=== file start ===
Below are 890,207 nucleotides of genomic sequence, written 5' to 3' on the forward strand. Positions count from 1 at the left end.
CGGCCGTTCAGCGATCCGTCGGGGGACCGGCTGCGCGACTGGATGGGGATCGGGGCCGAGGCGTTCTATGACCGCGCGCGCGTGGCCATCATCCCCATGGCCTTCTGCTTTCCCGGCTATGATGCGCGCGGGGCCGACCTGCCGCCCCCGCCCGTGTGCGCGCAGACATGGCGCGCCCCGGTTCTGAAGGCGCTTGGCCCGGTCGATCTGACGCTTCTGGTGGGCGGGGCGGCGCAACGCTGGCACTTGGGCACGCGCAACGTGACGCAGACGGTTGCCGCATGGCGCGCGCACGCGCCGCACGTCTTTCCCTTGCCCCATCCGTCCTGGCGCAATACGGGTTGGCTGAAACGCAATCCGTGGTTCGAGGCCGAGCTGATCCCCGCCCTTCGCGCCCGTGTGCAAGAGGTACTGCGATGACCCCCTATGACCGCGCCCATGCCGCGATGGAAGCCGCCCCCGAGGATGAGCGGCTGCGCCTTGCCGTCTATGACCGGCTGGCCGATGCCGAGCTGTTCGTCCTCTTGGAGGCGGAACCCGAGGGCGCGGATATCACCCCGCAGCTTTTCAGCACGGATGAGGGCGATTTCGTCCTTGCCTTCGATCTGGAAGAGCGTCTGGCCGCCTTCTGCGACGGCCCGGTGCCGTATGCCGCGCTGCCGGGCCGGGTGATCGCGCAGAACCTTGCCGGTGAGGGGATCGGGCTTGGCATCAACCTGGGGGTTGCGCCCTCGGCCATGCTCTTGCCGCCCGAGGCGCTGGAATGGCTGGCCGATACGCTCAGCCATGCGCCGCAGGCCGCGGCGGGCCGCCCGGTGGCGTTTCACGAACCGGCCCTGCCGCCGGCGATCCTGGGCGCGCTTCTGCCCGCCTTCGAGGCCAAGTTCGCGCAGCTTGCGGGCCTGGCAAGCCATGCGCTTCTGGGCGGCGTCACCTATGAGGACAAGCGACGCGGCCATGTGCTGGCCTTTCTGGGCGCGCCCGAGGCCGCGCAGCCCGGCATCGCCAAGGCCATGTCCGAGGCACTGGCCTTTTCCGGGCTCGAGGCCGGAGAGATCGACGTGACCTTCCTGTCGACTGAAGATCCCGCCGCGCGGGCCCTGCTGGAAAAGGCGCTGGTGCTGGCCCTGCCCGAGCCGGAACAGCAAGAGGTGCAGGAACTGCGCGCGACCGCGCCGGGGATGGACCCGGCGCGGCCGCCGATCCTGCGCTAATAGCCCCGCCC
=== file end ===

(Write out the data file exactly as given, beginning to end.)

Below are 890,207 nucleotides of genomic sequence, written 5' to 3' on the forward strand. Positions count from 1 at the left end.
CGGCCGTTCAGCGATCCGTCGGGGGACCGGCTGCGCGACTGGATGGGGATCGGGGCCGAGGCGTTCTATGACCGCGCGCGCGTGGCCATCATCCCCATGGCCTTCTGCTTTCCCGGCTATGATGCGCGCGGGGCCGACCTGCCGCCCCCGCCCGTGTGCGCGCAGACATGGCGCGCCCCGGTTCTGAAGGCGCTTGGCCCGGTCGATCTGACGCTTCTGGTGGGCGGGGCGGCGCAACGCTGGCACTTGGGCACGCGCAACGTGACGCAGACGGTTGCCGCATGGCGCGCGCACGCGCCGCACGTCTTTCCCTTGCCCCATCCGTCCTGGCGCAATACGGGTTGGCTGAAACGCAATCCGTGGTTCGAGGCCGAGCTGATCCCCGCCCTTCGCGCCCGTGTGCAAGAGGTACTGCGATGACCCCCTATGACCGCGCCCATGCCGCGATGGAAGCCGCCCCCGAGGATGAGCGGCTGCGCCTTGCCGTCTATGACCGGCTGGCCGATGCCGAGCTGTTCGTCCTCTTGGAGGCGGAACCCGAGGGCGCGGATATCACCCCGCAGCTTTTCAGCACGGATGAGGGCGATTTCGTCCTTGCCTTCGATCTGGAAGAGCGTCTGGCCGCCTTCTGCGACGGCCCGGTGCCGTATGCCGCGCTGCCGGGCCGGGTGATCGCGCAGAACCTTGCCGGTGAGGGGATCGGGCTTGGCATCAACCTGGGGGTTGCGCCCTCGGCCATGCTCTTGCCGCCCGAGGCGCTGGAATGGCTGGCCGATACGCTCAGCCATGCGCCGCAGGCCGCGGCGGGCCGCCCGGTGGCGTTTCACGAACCGGCCCTGCCGCCGGCGATCCTGGGCGCGCTTCTGCCCGCCTTCGAGGCCAAGTTCGCGCAGCTTGCGGGCCTGGCAAGCCATGCGCTTCTGGGCGGCGTCACCTATGAGGACAAGCGACGCGGCCATGTGCTGGCCTTTCTGGGCGCGCCCGAGGCCGCGCAGCCCGGCATCGCCAAGGCCATGTCCGAGGCACTGGCCTTTTCCGGGCTCGAGGCCGGAGAGATCGACGTGACCTTCCTGTCGACTGAAGATCCCGCCGCGCGGGCCCTGCTGGAAAAGGCGCTGGTGCTGGCCCTGCCCGAGCCGGAACAGCAAGAGGTGCAGGAACTGCGCGCGACCGCGCCGGGGATGGACCCGGCGCGGCCGCCGATCCTGCGCTAATAGCCCCGCCC